Nova Scotia scraps spring bear hunt idea, public ‘very divided’ on issue

Click to play video: 'Advocates speak out against potential Nova Scotia spring bear hunt'
Advocates speak out against potential Nova Scotia spring bear hunt
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The Nova Scotia government has decided not to hold a spring bear hunt after it says public consultation showed Nova Scotians are “very divided” on the issue.

The province proposed the spring pilot project in January and launched an online survey to gather feedback. Currently, bear hunting is only allowed in the fall.

That online survey garnered more than 17,000 responses, and 134 emails and letters that were sent to the Department of Natural Resources and Renewables (DNR).

According to the province, 51 per cent of survey respondents were opposed to a spring bear hunt, 47 per cent were supportive and two per cent were neutral.

“The Department is committed to maintaining a stable and healthy bear population living in their natural habitat without negatively affecting the ecosystem or creating safety problems in communities,” the province wrote in a Wednesday release.

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Hope Swinimer, founder of the Hope for Wildlife animal rehabilitation centre, says her organization was among those that submitted a letter to the province to voice opposition to the idea.

She says she’s happy to hear the province won’t go ahead with the plan.

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“It appears that public opinion won out in this case, and hopefully going forward too, it will be based on what the public thinks should happen,” Swinimer said.

She also hopes that “all the research that was dug out” during this debate has led to a better understanding of black bears and the impact of hunting.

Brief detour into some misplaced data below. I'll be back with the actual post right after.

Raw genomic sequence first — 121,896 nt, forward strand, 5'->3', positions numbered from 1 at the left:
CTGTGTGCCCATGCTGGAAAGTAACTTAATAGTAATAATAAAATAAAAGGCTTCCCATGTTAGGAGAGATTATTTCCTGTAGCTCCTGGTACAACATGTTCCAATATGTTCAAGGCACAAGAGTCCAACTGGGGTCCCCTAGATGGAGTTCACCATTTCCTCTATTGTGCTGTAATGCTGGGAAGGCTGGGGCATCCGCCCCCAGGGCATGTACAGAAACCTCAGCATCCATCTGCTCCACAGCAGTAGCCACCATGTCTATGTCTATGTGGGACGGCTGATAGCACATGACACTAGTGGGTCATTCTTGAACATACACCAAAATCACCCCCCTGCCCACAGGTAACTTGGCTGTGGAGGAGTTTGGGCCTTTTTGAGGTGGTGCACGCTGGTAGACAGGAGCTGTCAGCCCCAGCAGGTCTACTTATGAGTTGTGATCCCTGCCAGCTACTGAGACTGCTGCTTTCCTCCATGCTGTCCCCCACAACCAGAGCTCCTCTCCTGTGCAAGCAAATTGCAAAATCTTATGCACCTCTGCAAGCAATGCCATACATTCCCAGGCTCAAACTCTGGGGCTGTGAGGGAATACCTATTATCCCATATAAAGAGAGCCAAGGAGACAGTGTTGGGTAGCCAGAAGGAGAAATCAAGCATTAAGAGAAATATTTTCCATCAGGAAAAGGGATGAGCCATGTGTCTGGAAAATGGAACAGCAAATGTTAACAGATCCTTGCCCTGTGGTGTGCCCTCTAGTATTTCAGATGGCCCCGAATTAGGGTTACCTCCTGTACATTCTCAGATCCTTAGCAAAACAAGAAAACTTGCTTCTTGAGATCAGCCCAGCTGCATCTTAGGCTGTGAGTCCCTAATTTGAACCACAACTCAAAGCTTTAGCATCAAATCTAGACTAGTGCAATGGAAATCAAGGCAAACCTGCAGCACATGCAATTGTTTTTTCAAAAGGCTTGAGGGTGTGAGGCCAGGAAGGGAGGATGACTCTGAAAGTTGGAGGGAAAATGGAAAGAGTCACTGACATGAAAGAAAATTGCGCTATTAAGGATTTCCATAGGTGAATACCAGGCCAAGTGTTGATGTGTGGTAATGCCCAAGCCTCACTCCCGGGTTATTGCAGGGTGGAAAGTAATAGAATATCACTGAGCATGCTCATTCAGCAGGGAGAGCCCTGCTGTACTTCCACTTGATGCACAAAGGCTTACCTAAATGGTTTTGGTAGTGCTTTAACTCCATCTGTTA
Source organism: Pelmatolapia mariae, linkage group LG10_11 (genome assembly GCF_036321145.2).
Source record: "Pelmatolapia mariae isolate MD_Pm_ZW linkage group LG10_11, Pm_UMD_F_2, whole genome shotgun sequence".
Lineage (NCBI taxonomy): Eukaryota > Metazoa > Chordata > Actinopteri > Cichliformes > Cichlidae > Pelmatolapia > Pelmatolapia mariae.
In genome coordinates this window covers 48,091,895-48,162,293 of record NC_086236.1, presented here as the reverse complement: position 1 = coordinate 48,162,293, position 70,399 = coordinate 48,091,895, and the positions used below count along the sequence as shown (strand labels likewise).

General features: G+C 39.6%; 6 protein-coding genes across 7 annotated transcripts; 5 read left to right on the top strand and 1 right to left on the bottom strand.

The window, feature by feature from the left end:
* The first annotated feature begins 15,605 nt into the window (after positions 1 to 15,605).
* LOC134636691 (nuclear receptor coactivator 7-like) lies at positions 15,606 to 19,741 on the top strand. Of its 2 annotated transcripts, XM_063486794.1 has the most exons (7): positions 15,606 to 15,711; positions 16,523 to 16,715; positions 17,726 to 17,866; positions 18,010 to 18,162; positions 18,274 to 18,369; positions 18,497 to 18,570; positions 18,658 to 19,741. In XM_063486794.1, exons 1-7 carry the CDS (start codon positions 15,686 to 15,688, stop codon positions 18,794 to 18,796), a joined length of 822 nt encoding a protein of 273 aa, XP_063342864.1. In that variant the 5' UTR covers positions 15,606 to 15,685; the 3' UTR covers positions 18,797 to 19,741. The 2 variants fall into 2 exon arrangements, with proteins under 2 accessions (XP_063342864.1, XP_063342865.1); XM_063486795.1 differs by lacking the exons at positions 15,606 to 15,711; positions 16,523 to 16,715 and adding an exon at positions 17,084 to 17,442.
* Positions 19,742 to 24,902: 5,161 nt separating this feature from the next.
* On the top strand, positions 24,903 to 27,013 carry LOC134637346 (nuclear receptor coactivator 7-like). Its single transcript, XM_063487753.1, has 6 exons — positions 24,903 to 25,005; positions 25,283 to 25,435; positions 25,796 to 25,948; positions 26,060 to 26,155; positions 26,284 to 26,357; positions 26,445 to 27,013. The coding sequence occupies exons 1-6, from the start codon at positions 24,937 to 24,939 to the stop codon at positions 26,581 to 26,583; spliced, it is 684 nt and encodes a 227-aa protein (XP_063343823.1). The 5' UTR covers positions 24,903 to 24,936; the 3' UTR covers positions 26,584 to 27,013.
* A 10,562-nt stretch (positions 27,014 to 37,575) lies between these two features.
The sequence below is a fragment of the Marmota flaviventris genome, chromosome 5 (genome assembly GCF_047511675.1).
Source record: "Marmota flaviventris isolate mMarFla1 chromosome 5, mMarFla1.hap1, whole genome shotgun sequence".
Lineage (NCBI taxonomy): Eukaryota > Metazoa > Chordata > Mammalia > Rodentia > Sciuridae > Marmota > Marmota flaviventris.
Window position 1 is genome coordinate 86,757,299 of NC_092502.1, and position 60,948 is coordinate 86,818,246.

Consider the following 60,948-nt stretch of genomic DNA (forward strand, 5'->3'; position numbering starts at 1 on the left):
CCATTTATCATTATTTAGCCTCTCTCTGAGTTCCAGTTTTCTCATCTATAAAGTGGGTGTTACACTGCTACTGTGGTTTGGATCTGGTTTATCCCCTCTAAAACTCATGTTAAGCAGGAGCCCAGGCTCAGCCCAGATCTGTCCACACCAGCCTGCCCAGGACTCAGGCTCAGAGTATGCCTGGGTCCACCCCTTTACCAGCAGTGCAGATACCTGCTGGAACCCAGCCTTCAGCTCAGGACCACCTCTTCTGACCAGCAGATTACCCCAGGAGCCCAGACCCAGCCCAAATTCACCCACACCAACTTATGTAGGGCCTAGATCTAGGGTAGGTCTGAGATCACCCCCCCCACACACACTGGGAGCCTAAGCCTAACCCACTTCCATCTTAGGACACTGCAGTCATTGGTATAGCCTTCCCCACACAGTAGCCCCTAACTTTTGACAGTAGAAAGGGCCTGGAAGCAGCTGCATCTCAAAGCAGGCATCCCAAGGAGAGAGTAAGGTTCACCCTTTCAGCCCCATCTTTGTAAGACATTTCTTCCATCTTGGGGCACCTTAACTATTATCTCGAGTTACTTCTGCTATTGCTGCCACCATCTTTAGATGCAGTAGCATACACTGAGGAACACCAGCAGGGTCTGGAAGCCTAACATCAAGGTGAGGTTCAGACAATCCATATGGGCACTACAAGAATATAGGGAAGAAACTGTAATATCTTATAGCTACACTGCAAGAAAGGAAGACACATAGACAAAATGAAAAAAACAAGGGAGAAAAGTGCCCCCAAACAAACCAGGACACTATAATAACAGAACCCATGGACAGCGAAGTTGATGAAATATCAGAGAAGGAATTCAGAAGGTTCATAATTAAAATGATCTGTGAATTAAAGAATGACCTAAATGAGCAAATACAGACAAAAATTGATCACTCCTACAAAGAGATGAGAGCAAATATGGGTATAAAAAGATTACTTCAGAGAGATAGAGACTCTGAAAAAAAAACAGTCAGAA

“Black bear hunting can actually cause more bears to wander into human habitat because of the method that they use for baiting,” she said.

“So I think it is important to keep that education component out there, to make people realize the effort that they need to make to keep bears from wandering into their properties.”

Pilot project would have lasted 5 weeks

The province first pitched the idea of a spring bear hunt in January and said it would be a five-week season. The idea was to re-evaluate the project to see if there should be a spring hunt every year.

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At the time, Tory Rushton, minister of natural resources and renewables, said Nova Scotia was the only province with a black bear population that did not have a spring bear hunt.

The pilot project would have only been open to Nova Scotia residents, and only male bears and females with no cubs could be hunted.

However, Swinimer told Global News at the time that she was concerned about the impact these rules would have on the bear population and the potential that cubs could become orphaned since it’s difficult to differentiate between male and female black bears.

She added that if the province truly wanted a spring hunt, there should also be movement toward a rehabilitation program. Right now, Nova Scotia does not have a rescue and rehabilitation process for black bears.

Swinimer says Hope for Wildlife is “set up and ready to go” to create such a rehabilitation program.

“(DNR has) left the door open and there is some discussion now. So that’s making me rather hopeful that perhaps change will come to Nova Scotia in this way,” she said.

“My fingers are crossed that soon there will be black bear rehab in Nova Scotia. But of course, that will be decided by DNR.”

The annual fall bear season, which is not impacted by this decision, limits hunting to one bear. Licences are only sold at Natural Resources and Renewables offices.

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The province says it’s also continuing its efforts to improve bear management by looking at regulations around hunting and “inappropriate feeding of wildlife.”

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